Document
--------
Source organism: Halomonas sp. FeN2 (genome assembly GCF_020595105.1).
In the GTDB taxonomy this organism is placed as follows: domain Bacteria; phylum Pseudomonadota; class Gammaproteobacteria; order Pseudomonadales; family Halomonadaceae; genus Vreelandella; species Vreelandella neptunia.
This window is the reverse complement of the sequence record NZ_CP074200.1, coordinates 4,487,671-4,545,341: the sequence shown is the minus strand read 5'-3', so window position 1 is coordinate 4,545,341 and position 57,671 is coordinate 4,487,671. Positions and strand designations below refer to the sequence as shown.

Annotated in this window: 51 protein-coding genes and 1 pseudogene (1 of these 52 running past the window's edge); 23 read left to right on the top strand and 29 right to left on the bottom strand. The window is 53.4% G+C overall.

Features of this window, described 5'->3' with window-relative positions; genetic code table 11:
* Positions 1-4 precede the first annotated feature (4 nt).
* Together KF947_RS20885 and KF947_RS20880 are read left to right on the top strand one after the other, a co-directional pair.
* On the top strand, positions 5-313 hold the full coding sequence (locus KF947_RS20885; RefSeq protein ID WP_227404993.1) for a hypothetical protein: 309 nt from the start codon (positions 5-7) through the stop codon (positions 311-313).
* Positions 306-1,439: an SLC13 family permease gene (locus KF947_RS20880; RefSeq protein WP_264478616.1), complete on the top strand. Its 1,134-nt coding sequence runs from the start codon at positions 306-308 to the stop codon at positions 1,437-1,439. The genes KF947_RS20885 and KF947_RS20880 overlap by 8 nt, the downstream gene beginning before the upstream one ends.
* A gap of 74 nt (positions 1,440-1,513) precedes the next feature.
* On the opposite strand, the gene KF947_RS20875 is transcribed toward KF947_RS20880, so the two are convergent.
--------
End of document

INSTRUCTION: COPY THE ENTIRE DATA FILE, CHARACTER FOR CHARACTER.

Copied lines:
Source organism: Halomonas sp. FeN2 (genome assembly GCF_020595105.1).
In the GTDB taxonomy this organism is placed as follows: domain Bacteria; phylum Pseudomonadota; class Gammaproteobacteria; order Pseudomonadales; family Halomonadaceae; genus Vreelandella; species Vreelandella neptunia.
This window is the reverse complement of the sequence record NZ_CP074200.1, coordinates 4,487,671-4,545,341: the sequence shown is the minus strand read 5'-3', so window position 1 is coordinate 4,545,341 and position 57,671 is coordinate 4,487,671. Positions and strand designations below refer to the sequence as shown.

Annotated in this window: 51 protein-coding genes and 1 pseudogene (1 of these 52 running past the window's edge); 23 read left to right on the top strand and 29 right to left on the bottom strand. The window is 53.4% G+C overall.

Features of this window, described 5'->3' with window-relative positions; genetic code table 11:
* Positions 1-4 precede the first annotated feature (4 nt).
* Together KF947_RS20885 and KF947_RS20880 are read left to right on the top strand one after the other, a co-directional pair.
* On the top strand, positions 5-313 hold the full coding sequence (locus KF947_RS20885; RefSeq protein ID WP_227404993.1) for a hypothetical protein: 309 nt from the start codon (positions 5-7) through the stop codon (positions 311-313).
* Positions 306-1,439: an SLC13 family permease gene (locus KF947_RS20880; RefSeq protein WP_264478616.1), complete on the top strand. Its 1,134-nt coding sequence runs from the start codon at positions 306-308 to the stop codon at positions 1,437-1,439. The genes KF947_RS20885 and KF947_RS20880 overlap by 8 nt, the downstream gene beginning before the upstream one ends.
* A gap of 74 nt (positions 1,440-1,513) precedes the next feature.
* On the opposite strand, the gene KF947_RS20875 is transcribed toward KF947_RS20880, so the two are convergent.